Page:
A dry crack of laughter came from the back of Anaïs’s throat. “I believed my absurd double marriage could not last a year, and it has lasted a decade.”
I quickly calculated: when I’d met Anaïs in 1962, she’d already been a bigamist for seven years! I was excited by her daring. She was an outlaw like the bad boys I’d always been keen on, dangerous and sexy because they took risks and defied convention. I loved her terrible secret; she’d beaten the system of marriage that kept women down, and now that I knew it, she would have to keep me close.
Her penciled eyebrows pinched irregularly and her eyes sought mine. “Now I’m dangling from the trrapeze by a thread and I need your help!”
“I’ll help you,” I responded. “I think it’s great that you’re a bigamist!”
“Please don’t use that word.”
“Why not? I think it’s fantastic!”
“It’s an ugly word. And besides it’s illegal.”
“Well, smoking pot is illegal, but I know a lot of people who are doing it. So is refusing military service, but it shouldn’t be.”
“So you don’t think I’m terrible now that you know?”
“Terrible? I’m awed by you! I’ve never heard of a woman with two husbands. Only men have done it until now.” I thought her adventurous leap beyond women’s traditional roles as remarkable as walking on the moon. She may not have been a great writer, but she was a pioneer, a breaker of boundaries, a daring explorer!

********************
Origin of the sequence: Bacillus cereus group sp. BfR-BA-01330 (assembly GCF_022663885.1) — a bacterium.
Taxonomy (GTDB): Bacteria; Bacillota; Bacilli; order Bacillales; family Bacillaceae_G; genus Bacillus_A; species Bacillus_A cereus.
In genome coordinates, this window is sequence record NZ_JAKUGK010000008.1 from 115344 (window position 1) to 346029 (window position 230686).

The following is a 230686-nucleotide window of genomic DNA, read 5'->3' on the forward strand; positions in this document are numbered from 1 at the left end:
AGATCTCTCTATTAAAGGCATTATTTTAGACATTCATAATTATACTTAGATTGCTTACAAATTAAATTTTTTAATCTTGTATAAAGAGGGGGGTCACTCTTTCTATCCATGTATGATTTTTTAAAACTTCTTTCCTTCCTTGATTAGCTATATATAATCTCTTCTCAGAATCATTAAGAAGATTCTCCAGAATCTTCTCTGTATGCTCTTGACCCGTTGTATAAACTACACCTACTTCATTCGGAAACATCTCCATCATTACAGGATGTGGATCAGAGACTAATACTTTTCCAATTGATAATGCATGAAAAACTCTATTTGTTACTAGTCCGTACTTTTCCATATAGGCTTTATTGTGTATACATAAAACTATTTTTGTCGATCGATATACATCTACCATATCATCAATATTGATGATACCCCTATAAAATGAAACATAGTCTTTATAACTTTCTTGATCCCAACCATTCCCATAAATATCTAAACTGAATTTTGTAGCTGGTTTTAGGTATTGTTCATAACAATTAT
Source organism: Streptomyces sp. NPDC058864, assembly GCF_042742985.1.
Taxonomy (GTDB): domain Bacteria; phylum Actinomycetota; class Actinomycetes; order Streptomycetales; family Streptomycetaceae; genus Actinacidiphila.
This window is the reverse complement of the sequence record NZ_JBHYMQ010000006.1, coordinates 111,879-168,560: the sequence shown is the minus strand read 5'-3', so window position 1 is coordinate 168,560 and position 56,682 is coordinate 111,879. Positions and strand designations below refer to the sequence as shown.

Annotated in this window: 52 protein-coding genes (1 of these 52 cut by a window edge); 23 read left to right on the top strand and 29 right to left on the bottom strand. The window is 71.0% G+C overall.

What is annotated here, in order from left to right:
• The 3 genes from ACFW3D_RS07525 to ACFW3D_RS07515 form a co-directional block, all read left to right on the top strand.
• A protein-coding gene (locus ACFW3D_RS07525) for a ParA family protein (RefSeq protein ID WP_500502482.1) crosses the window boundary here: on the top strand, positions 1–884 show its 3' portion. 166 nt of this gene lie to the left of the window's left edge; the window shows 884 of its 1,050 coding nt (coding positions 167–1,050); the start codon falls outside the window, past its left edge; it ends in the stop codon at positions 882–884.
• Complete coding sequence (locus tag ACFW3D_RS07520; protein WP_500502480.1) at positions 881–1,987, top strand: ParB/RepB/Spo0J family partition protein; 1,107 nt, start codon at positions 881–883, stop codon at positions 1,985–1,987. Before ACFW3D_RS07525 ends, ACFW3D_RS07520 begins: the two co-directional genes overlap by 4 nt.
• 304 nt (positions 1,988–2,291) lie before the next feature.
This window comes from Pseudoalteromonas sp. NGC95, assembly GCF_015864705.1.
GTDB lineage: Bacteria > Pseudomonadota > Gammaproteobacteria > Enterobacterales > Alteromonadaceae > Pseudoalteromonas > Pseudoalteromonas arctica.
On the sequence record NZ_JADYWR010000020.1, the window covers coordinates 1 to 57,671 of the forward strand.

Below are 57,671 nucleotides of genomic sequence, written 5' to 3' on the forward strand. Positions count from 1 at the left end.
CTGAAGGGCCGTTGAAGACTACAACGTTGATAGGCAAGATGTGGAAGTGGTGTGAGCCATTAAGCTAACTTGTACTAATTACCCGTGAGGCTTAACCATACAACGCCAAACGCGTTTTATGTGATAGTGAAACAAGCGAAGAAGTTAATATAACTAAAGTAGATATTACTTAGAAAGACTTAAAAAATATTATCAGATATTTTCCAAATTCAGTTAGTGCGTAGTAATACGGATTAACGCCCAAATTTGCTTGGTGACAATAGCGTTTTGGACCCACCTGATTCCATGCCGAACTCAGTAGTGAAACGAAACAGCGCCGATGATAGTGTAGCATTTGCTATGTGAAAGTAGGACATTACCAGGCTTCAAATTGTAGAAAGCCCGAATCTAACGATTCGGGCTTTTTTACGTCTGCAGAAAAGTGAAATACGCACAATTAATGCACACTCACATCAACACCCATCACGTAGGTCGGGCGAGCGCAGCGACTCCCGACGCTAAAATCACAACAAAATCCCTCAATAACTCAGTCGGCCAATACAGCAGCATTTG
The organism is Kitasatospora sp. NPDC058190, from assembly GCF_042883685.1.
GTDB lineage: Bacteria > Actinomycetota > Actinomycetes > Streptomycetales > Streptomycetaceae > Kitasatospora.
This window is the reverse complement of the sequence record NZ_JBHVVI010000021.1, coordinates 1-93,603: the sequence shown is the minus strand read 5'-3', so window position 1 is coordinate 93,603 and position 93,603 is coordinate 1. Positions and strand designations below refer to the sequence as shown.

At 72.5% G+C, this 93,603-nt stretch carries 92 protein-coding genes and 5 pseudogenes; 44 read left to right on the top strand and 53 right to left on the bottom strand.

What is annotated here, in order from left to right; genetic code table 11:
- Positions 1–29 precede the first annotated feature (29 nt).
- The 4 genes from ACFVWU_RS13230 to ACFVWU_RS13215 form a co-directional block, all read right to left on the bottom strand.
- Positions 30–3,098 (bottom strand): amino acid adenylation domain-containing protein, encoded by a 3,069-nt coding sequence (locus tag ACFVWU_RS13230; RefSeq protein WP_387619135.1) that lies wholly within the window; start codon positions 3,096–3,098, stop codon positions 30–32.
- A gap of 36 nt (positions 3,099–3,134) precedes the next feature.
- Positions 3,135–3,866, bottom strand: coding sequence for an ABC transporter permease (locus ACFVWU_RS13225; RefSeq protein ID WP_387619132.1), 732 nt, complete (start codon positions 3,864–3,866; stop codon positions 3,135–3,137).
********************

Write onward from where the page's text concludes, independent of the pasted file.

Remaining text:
I could see that she was pleased that I’d recognized her extraordinary courage, but she cautioned in a hushed voice, “You must never reveal it. People don’t understand.”
“Well, I understand,” I said, pleased that I was uniquely qualified to do so. She had figured out how never to be abandoned, never caught short of a man. “It’s because your father abandoned you like mine did. By having two husbands you’re protected. You’ll always have a spare.”
“That’s not it at all!”
“No. I can’t leave either man because I know how it feels to be abandoned. I couldn’t inflict that on someone I love. I’m trapped by my compassion.”
She looked completely sincere, but to me, an extra husband as an insurance policy remained a much more compelling reason.
To emphasize her more altruistic perspective, Anaïs asked, “Don’t you recall the terrible pain when your father left? Could you cause someone that pain?”
“No,” I said uncertainly. “But remember I told you I was glad my father left.”
She was scrutinizing me. “If you cannot understand the cruelty it would wreak on Hugo and Rupert to learn of my double life, how can I trust you to keep my secret?”
“Because I gave you my word.” I looked her in the eye. “Once I give my word I’ll never break it. It’s a matter of honor.”
“At twenty-one, you haven’t had much opportunity to test your honor.”
“Yes, I have. For some reason people have always told me secrets, and I always keep my word.”
“What secret did someone ask you to keep?” She leaned into me conspiratorially.
I thought about it. Which secret could I tell that wouldn’t harm anyone and might also impress her? “That my father was Jewish.”
“Did someone ask you not to tell that?”